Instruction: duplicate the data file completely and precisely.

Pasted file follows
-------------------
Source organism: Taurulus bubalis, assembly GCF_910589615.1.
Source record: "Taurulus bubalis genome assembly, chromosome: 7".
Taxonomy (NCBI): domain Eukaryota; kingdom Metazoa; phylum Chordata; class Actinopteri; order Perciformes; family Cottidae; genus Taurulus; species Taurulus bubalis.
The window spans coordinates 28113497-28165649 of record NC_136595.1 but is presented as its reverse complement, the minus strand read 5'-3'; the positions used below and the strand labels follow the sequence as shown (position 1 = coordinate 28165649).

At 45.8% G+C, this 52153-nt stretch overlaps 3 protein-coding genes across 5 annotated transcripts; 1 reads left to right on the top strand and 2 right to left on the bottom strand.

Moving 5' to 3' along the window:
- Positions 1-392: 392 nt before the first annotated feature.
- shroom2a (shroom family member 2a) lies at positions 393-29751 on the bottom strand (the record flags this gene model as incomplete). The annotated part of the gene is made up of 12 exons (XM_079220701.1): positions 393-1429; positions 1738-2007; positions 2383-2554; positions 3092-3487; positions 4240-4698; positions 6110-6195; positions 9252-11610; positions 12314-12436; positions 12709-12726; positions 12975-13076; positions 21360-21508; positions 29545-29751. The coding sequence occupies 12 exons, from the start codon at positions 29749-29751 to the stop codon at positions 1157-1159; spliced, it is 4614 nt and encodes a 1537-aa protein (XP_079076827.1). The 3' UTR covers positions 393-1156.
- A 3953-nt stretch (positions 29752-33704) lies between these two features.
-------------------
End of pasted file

Source organism: Taurulus bubalis, assembly GCF_910589615.1.
Source record: "Taurulus bubalis genome assembly, chromosome: 7".
Taxonomy (NCBI): domain Eukaryota; kingdom Metazoa; phylum Chordata; class Actinopteri; order Perciformes; family Cottidae; genus Taurulus; species Taurulus bubalis.
The window spans coordinates 28113497-28165649 of record NC_136595.1 but is presented as its reverse complement, the minus strand read 5'-3'; the positions used below and the strand labels follow the sequence as shown (position 1 = coordinate 28165649).

At 45.8% G+C, this 52153-nt stretch overlaps 3 protein-coding genes across 5 annotated transcripts; 1 reads left to right on the top strand and 2 right to left on the bottom strand.

Moving 5' to 3' along the window:
- Positions 1-392: 392 nt before the first annotated feature.
- shroom2a (shroom family member 2a) lies at positions 393-29751 on the bottom strand (the record flags this gene model as incomplete). The annotated part of the gene is made up of 12 exons (XM_079220701.1): positions 393-1429; positions 1738-2007; positions 2383-2554; positions 3092-3487; positions 4240-4698; positions 6110-6195; positions 9252-11610; positions 12314-12436; positions 12709-12726; positions 12975-13076; positions 21360-21508; positions 29545-29751. The coding sequence occupies 12 exons, from the start codon at positions 29749-29751 to the stop codon at positions 1157-1159; spliced, it is 4614 nt and encodes a 1537-aa protein (XP_079076827.1). The 3' UTR covers positions 393-1156.
- A 3953-nt stretch (positions 29752-33704) lies between these two features.